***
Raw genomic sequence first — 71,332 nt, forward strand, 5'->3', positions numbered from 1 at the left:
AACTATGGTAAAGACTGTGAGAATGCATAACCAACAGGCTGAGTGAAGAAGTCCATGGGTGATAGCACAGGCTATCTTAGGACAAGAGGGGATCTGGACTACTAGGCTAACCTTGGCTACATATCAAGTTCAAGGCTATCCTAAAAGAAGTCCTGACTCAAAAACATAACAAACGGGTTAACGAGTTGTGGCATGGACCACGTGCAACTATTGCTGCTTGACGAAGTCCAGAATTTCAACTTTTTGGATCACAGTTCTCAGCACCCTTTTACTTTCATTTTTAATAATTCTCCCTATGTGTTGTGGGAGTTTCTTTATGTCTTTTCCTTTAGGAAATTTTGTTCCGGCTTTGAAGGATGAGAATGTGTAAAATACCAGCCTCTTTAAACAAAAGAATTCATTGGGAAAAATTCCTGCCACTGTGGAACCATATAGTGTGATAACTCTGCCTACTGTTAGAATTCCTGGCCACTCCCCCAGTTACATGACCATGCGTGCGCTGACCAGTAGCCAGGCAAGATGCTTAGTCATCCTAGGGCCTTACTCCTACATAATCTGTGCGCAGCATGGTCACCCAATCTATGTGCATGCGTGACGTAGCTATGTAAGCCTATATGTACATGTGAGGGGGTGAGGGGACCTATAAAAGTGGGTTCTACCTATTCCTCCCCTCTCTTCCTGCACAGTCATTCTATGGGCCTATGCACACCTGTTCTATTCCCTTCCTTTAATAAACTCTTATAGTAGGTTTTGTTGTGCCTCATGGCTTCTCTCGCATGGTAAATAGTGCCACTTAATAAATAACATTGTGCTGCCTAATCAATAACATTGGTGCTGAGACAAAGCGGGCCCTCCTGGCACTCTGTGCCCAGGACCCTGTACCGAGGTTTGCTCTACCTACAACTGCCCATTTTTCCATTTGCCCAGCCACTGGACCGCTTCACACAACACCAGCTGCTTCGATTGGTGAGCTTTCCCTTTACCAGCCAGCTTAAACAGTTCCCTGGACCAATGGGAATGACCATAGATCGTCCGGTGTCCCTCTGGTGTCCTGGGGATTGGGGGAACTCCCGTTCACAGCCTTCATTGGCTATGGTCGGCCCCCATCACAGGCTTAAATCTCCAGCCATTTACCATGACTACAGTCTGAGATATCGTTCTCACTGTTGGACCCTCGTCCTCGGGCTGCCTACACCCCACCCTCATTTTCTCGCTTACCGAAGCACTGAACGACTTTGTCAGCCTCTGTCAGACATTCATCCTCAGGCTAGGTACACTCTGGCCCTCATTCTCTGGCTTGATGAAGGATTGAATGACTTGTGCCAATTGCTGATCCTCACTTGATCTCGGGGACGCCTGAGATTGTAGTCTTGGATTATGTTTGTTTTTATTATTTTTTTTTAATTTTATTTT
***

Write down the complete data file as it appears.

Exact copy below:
Raw genomic sequence first — 71,332 nt, forward strand, 5'->3', positions numbered from 1 at the left:
AACTATGGTAAAGACTGTGAGAATGCATAACCAACAGGCTGAGTGAAGAAGTCCATGGGTGATAGCACAGGCTATCTTAGGACAAGAGGGGATCTGGACTACTAGGCTAACCTTGGCTACATATCAAGTTCAAGGCTATCCTAAAAGAAGTCCTGACTCAAAAACATAACAAACGGGTTAACGAGTTGTGGCATGGACCACGTGCAACTATTGCTGCTTGACGAAGTCCAGAATTTCAACTTTTTGGATCACAGTTCTCAGCACCCTTTTACTTTCATTTTTAATAATTCTCCCTATGTGTTGTGGGAGTTTCTTTATGTCTTTTCCTTTAGGAAATTTTGTTCCGGCTTTGAAGGATGAGAATGTGTAAAATACCAGCCTCTTTAAACAAAAGAATTCATTGGGAAAAATTCCTGCCACTGTGGAACCATATAGTGTGATAACTCTGCCTACTGTTAGAATTCCTGGCCACTCCCCCAGTTACATGACCATGCGTGCGCTGACCAGTAGCCAGGCAAGATGCTTAGTCATCCTAGGGCCTTACTCCTACATAATCTGTGCGCAGCATGGTCACCCAATCTATGTGCATGCGTGACGTAGCTATGTAAGCCTATATGTACATGTGAGGGGGTGAGGGGACCTATAAAAGTGGGTTCTACCTATTCCTCCCCTCTCTTCCTGCACAGTCATTCTATGGGCCTATGCACACCTGTTCTATTCCCTTCCTTTAATAAACTCTTATAGTAGGTTTTGTTGTGCCTCATGGCTTCTCTCGCATGGTAAATAGTGCCACTTAATAAATAACATTGTGCTGCCTAATCAATAACATTGGTGCTGAGACAAAGCGGGCCCTCCTGGCACTCTGTGCCCAGGACCCTGTACCGAGGTTTGCTCTACCTACAACTGCCCATTTTTCCATTTGCCCAGCCACTGGACCGCTTCACACAACACCAGCTGCTTCGATTGGTGAGCTTTCCCTTTACCAGCCAGCTTAAACAGTTCCCTGGACCAATGGGAATGACCATAGATCGTCCGGTGTCCCTCTGGTGTCCTGGGGATTGGGGGAACTCCCGTTCACAGCCTTCATTGGCTATGGTCGGCCCCCATCACAGGCTTAAATCTCCAGCCATTTACCATGACTACAGTCTGAGATATCGTTCTCACTGTTGGACCCTCGTCCTCGGGCTGCCTACACCCCACCCTCATTTTCTCGCTTACCGAAGCACTGAACGACTTTGTCAGCCTCTGTCAGACATTCATCCTCAGGCTAGGTACACTCTGGCCCTCATTCTCTGGCTTGATGAAGGATTGAATGACTTGTGCCAATTGCTGATCCTCACTTGATCTCGGGGACGCCTGAGATTGTAGTCTTGGATTATGTTTGTTTTTATTATTTTTTTTTAATTTTATTTT